Written by: Ron Cotton on December 8th, 2004
Theatrical Release Date: Australia, August 25, 2000
Directors: Yoshiaki Kawajiri, Tai Kit Mak
Writers: Yoshiaki Kawajiri, Hideyuki Kikuchi
Cast: Andrew Philpot, John Rafter Lee, Pamela Segall, Wendee Lee, Mike
DVD Released: 2001
Approximate Running Time: 105 minutes
Aspect Ratio: 1.85:1 Anamorphic Widescreen
Sound: Dolby Digital 5.1
DVD Release: Urban Vision
Region Coding: Region 1 NTSC
Retail Price: $29.95
The distant future Vampires rule the night, but their numbers are dwindling. With huge bounties on their heads a class of hunters had emerged. Bounty Hunters. One hunter is unlike all the others. He is a Dunpeel – a half human, half vampire. At war with himself, feared by all, tortured and alone, he is Vampire Hunter D. – Introduction of Vampire Hunter D: Bloodlust
D is a Vampire Hunter who’s hired to rescue Charlotte from the clutches of a Vampire Baron Meier Link. After bargaining for twice the amount originally offered, Vampire Hunter D is competing with another group of Vampire Hunters known as the Markus brothers for the bounty. The Markus brothers are a rag-tag team of Vampire Hunters riding a Train-Tank Hybrid vehicle chasing down Meier Link’s coach. Vampire Hunter D unperturbed by the Markus Brothers is determined to recapture the beauteous Charlotte on a cybernetic horse. Leila, the lady dressed in red from the Markus brothers, becomes troublesome to Vampire Hunter D. Vampire Hunter D later questions his own motivations as Meier Link and Charlotte’s love seems genuine. Being of both bloodlines, Humans and Vampires alike ostracize him for who and what he is, yet remains diligent and completely composed.
Beginning with the world’s most famous vampire story, Bram Stoker’s Dracula which documents an elderly Dutch anthropology professor named Dr. Abraham Van Helsing who “knows as much about obscure diseases as any one in the world,” a fascination of his role develops. Vampires would soon face adversaries equipped with an advanced expertise to their extermination, known simply as Vampire Hunters. From the cult classic Hammer Film ‘Captain Kronos: Vampire Hunter’ to more mainstream entries such as Westley Snipes ‘Blade’, these films focus on the Vampire Hunter facing the near insurmountable strengths of the vampire legions that no mere mortal would dare to face. These Vampire Hunters prefer to live like lone vagabonds, knowing the dangers they must face, how vampires can use their loved ones, and how quickly vampires can spread over the countryside. Vampire Hunter D: Bloodlust is a sequel to Vampire Hunter D which was released a decade and a half before this newest entry from Madhouse Studios. Don’t be surprised when characters appear similar to those in Ninja Scroll as Vampire Hunter D: Bloodlust was created from the same animation studios. To understand some of the elements of this film, it’s a necessity to watch its predecessor.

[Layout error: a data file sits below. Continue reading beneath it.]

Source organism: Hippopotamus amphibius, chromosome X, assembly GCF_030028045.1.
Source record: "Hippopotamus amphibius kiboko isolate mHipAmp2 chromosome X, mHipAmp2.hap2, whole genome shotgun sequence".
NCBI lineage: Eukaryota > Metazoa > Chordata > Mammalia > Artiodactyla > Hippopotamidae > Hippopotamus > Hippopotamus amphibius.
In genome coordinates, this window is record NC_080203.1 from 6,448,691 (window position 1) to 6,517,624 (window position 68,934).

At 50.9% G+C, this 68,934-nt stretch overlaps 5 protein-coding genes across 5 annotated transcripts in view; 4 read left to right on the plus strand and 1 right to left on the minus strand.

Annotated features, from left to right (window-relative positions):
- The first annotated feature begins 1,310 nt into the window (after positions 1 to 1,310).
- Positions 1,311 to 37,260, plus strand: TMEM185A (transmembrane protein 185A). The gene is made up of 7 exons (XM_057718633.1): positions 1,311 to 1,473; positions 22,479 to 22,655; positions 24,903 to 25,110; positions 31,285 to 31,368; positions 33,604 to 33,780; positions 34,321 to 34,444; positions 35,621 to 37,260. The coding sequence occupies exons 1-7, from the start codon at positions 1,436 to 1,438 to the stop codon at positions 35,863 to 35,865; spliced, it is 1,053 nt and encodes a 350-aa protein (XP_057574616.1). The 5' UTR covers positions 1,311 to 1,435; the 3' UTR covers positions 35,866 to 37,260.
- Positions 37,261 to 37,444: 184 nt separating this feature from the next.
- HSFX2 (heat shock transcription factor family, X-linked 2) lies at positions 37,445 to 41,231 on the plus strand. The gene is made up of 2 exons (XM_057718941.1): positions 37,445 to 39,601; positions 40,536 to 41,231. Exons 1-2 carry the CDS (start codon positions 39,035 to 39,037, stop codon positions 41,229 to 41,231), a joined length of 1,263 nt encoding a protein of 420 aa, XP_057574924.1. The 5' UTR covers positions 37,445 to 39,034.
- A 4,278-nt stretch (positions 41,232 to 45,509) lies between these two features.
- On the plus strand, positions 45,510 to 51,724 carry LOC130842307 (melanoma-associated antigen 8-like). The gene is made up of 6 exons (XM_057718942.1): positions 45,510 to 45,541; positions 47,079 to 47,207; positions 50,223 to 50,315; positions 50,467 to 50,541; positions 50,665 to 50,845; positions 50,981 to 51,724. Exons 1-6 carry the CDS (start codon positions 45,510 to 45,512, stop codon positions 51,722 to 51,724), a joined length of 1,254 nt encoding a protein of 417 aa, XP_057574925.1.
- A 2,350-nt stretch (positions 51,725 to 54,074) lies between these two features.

Make no mistake; most of the cell animation is unique and artistically composed, especially when compared to its first film. The backdrop to this drama can be best summed up as a science-fiction spaghetti western with touches of the Victorian era. This gives the film a touch of timelessness. Not simply an action tour-de-force, but also an intertwined love story that ends unexpectedly. It’s not a preachy movie, leaving a sort of ‘moral ambiguity’ allowing the viewer to draw his own conclusions, and does so in a very refreshing way.
Vampire Hunter D: Bloodlust DVD has more special features than most anime of its kind, and special thanks the extra efforts of Urban Vision Entertainment. Vampire Hunter D: Bloodlust has the US, Japanese, and Korean Trailer as well as the US and Japanese Television Spots. I personally favored the Japanese Trailer and the US television spot. Behind the Scenes featurette was 23 minutes of clips showing the musical compositions, voice actors in action, director comments, and other crew members’ surface thoughts of Vampire Hunter D: Bloodlust? Storyboard to Feature Comparison allows you to use your angle button to preview pre-production and post-production views. Fans Favorite Scenes was an online polled top-10 best scenes from the film. As an aside, I would have never guessed number 1. Top this off with 10 trailers and special honors going to the psychological thriller ‘Pet Shop of Horrors’. Although the video quality was sub-par for these features, the sacrifice allowed the feature presentation’s transfer to be pristine, like a digital transfer.
Lacking a subtitle feature, at the very least Vampire Hunter D: Bloodlust had working close captioning. The audio and video experience was astounding and at times even breathless, creating an experience even more real than live action. When you’re forgetting that you’re watching an anime, you know when you’re into something good. However tainted my own love of Vampire Hunter movies, I do believe that this is a cut above the rest highly recommended.